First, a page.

/ recycling

the making of a pinboard

written by Jason Knight

One of my first tasks when I arrived to Aimee's place was to make a pin board where she could stick all types of things like cards as well as messages left by past workaway volunteers and visitors.

The constraints of this task were apparent from the outset, I had to make this board and attach it to the wall but was only able to use the 3 nails that were already hammered into it, I was not able to alter the wall in any way, which included making any new holes or attachments (stipulations from the landlord). Another condition was that we need to make this with existing materials already at Veintidos, or salvage some more materials from outside.

The board itself would be made from double layered cardboard of which we had enough upstairs, collected from previous volunteers. The critical part was how would the cardboard attach to the nails in the wall without falling down (as the weight of the cardboard is about 2kg.

I came up with a wooden frame backpiece solution to which the cardboard would be attached to. First, the base layer cardboard was stuck together with existing masking tape to create a rectangle. Then the top layer of cardboard was made from 10 smaller pieces of cardboard and glued/stuck onto the base layer.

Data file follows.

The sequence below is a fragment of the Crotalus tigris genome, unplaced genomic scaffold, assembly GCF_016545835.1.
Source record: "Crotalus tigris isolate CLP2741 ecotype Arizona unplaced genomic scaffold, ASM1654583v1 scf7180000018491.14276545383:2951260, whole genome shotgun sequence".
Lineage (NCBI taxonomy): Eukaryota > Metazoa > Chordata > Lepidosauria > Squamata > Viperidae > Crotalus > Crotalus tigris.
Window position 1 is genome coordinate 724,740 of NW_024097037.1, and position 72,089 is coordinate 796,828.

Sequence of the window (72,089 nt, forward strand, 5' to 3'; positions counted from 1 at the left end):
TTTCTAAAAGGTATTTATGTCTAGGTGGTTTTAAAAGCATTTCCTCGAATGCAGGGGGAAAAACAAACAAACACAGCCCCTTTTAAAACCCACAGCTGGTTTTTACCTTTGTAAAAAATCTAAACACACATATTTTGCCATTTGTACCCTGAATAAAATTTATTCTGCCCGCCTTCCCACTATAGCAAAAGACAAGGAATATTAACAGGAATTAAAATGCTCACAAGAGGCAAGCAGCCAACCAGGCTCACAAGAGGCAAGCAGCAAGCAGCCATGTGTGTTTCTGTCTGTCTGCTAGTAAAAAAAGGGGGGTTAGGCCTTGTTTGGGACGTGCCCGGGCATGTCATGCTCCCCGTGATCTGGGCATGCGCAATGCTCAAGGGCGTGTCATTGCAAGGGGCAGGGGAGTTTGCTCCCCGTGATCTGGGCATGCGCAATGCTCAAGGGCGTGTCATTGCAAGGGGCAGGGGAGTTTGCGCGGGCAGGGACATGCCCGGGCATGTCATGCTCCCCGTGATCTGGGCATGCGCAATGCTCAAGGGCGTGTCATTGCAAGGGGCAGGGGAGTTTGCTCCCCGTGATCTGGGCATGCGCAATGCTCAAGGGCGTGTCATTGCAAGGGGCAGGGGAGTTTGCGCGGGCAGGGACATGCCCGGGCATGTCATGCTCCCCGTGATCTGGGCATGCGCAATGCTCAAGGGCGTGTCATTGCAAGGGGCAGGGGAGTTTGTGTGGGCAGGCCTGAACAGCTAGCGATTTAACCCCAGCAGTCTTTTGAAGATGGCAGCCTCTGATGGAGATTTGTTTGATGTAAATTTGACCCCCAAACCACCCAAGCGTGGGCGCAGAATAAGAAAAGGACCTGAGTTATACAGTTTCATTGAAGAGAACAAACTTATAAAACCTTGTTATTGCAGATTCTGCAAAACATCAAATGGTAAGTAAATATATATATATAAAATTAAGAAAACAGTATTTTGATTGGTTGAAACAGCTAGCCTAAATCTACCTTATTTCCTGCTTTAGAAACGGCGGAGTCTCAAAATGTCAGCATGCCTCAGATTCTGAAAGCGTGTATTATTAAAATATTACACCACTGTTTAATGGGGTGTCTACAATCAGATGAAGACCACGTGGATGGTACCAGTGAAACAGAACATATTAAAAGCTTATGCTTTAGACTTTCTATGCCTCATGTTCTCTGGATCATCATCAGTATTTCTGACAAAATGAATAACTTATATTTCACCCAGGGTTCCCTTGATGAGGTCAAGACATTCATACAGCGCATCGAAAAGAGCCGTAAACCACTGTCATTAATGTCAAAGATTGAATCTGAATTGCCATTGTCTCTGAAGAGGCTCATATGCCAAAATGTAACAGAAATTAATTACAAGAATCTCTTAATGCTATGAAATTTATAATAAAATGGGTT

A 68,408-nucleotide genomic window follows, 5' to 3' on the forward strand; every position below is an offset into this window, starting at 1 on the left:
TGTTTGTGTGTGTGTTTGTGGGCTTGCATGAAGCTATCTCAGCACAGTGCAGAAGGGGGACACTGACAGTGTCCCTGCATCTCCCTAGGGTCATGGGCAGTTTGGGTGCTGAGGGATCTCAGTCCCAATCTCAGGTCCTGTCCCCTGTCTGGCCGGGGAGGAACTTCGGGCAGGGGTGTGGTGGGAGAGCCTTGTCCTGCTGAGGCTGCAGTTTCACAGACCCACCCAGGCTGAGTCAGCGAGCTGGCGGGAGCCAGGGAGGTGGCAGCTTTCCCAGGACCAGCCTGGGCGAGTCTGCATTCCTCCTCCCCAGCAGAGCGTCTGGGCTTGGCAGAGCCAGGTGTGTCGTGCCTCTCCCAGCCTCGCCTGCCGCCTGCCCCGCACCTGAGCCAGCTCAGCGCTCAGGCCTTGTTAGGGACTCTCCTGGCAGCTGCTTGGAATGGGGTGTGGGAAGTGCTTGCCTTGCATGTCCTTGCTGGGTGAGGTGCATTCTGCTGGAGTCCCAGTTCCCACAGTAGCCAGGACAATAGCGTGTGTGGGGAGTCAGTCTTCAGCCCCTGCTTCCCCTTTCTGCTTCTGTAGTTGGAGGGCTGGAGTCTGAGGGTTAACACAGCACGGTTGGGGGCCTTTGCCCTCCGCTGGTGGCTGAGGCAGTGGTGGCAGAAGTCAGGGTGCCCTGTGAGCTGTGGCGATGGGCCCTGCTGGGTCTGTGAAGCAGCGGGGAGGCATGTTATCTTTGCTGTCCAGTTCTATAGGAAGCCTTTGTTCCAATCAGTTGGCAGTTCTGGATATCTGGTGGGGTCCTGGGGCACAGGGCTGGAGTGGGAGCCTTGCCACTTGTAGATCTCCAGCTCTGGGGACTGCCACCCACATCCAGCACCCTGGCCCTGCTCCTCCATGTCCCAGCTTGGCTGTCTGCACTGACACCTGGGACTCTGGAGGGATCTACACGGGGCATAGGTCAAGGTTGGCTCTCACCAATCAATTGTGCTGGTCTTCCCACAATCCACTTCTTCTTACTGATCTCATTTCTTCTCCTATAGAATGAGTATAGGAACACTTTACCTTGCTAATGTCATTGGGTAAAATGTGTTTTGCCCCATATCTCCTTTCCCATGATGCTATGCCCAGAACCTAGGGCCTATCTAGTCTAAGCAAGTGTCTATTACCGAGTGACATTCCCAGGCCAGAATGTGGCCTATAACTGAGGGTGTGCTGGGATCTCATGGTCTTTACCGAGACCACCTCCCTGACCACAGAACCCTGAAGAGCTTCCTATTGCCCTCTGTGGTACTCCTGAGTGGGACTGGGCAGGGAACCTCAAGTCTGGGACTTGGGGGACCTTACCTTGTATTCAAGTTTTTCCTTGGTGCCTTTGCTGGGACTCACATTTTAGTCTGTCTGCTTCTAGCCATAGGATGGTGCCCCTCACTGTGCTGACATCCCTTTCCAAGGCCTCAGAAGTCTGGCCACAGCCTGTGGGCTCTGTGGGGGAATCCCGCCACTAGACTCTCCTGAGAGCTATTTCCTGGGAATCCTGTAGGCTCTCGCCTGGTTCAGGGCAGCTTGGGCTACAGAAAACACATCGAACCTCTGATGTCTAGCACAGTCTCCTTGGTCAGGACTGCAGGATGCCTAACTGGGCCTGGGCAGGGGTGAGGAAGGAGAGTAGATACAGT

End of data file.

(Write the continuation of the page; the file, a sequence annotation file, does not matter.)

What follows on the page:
This large rectangular board was then glued/nailed/stuck to a slat from a wooden pallet. As there was glue involved, I had to wait a day for the pieces to dry properly before continuing.

Once the cardboard was attached to the wooden slat, I screwed 2 hooks into either end of the slat. This would be used to attach the board to the nails in the wall with wire. However another potential issue came up, that was that even though the cardboard was glued, nailed and sticky taped to the slat, the weight of the cardboard over time might be enough that it might fall down, after all, I hadn't used superglue, and even if I had, it's just cardboard and that is a weak connection.

To counter this issue, I decided to have a second wooden slat on the bottom of the cardboard and attach that with a tensioned string to the top wooden slat, so that the entire weight of the cardboard and bottom wooden slat were now attached to the metal hooks in the top slat; basically, taking the weight off the weak link and attaching the weight to a strong link.

First, the entire pin board (from nails in the top wooden slat) was attached to the nails in the walls with wire. Once this was secure, I used string to attach to the bottom board and take the weight off the cardboard edge and that was it, project finished.

It looks ok, but the entire board is secured only by the 2 nails in the wall, ideally I would have liked to re-drill the holes, put an anchor in with screws to hold the weight of the board....ideally :-)

Aimee Fenech

Aimee Fenech

Lifelong student, occasional nomad, eternal dreamer and writer, permaculture enthusiast, an escaped financial services professional aspiring to a long, healthy and happy life.

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